Stewartnor Man My Blog Thinking About Thinking – Part 2 of 2

Thinking About Thinking – Part 2 of 2

Like many of my clients, I am always looking for ways to speed things up – to produce more results with the same or even fewer resources. We probably agree on this. The key is certainly not about working harder; it may not even be about working smarter. But there are definitely ideas which work, and those ideas need to be uncovered. Often you can find them through analytical thinking. In my last article I discussed this: a process of asking deliberate questions, and in a disciplined, even rigorous way, coming up with answers. Asking and answering, that’s the analytical thinking process. Do it enough and you will likely come up with something useful.

But there is a whole other process, a “something” that goes on in the mind. Many people call it intuition. Others call it “gut feel,” or “tapping the universal spirit.” In contrast to rational, linear left-brain thinking, it is sometimes called “right-brain” thinking, synthetic, or holistic thinking. I’m going to call it unconscious thinking. What I mean by this cumbersome phrase is that this kind of ideation is based on removing the linear, rational, questioning, conscious thinker from the equation, and tapping into the results when they come.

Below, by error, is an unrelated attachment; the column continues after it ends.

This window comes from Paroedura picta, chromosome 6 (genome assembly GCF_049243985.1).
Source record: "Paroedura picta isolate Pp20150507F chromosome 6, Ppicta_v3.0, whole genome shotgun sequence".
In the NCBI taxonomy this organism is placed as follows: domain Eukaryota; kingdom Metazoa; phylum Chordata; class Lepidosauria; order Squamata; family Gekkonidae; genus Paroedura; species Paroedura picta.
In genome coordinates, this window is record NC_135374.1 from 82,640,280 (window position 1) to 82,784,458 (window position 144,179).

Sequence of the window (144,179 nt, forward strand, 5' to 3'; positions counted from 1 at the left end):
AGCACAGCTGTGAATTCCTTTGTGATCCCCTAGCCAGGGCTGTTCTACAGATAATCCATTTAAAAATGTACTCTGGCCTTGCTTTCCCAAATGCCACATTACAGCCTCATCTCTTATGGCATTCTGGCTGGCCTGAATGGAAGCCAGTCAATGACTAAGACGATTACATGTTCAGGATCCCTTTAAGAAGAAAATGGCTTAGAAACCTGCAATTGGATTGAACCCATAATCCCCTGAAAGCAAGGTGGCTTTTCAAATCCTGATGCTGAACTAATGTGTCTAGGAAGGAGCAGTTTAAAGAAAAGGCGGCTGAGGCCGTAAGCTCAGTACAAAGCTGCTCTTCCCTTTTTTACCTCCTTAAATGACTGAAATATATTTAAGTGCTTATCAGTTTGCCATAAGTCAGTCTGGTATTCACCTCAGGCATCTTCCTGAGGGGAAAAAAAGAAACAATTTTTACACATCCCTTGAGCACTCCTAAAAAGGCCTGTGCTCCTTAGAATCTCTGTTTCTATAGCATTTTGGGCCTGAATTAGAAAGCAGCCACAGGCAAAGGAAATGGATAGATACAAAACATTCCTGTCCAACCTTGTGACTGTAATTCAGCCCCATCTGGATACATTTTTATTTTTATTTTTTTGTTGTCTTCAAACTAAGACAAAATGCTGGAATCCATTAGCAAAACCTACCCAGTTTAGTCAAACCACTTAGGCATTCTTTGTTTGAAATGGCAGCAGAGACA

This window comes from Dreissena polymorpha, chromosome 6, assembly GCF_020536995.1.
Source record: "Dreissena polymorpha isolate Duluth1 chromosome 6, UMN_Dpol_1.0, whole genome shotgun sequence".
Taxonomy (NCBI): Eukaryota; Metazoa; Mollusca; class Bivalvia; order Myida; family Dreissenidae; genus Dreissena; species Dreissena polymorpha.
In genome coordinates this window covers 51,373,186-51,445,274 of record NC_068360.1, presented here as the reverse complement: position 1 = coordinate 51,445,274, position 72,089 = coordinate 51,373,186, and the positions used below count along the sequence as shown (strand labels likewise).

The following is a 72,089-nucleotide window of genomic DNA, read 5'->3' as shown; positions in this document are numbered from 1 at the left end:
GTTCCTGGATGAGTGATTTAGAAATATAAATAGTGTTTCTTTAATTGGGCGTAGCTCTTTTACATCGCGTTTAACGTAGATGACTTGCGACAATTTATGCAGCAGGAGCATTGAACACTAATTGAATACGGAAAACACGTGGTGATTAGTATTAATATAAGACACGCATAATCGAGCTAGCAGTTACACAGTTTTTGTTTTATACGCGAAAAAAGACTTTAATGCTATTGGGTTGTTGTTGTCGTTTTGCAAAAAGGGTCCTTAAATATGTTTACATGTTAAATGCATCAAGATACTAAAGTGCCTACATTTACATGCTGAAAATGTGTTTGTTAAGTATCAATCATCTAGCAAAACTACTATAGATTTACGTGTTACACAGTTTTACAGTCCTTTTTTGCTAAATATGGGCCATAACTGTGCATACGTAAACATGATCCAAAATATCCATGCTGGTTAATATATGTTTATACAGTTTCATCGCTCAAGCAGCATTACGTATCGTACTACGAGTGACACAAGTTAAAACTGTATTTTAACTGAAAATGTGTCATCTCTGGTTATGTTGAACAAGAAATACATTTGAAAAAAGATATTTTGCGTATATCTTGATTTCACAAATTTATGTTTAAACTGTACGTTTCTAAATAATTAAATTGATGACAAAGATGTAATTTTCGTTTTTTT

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How do you do that? Everybody has their favorite way. Several people, responding to my last article’s caveat that I was not referring to the thinking that goes on in the shower, wrote that their best ideas occur in the shower. For others, unconscious thinking occurs while driving their car. Or working out in the gym, riding a bike, or jogging. Gardening seems to be a hot spot for hot ideas. And sybarites I know report getting great ideas while being massaged and sipping wine in the hot tub.

Some people put themselves in a trance state via meditation or actively listening to music. Others go into a trance watching TV. I get great ideas when I’m at the movies. (Curiously, it doesn’t work while watching a movie on videotape — I think the level of concentration is too low — which may be a key to the way these processes work. For the car people, it only works while driving — not as a passenger. The logic behind this is similar.)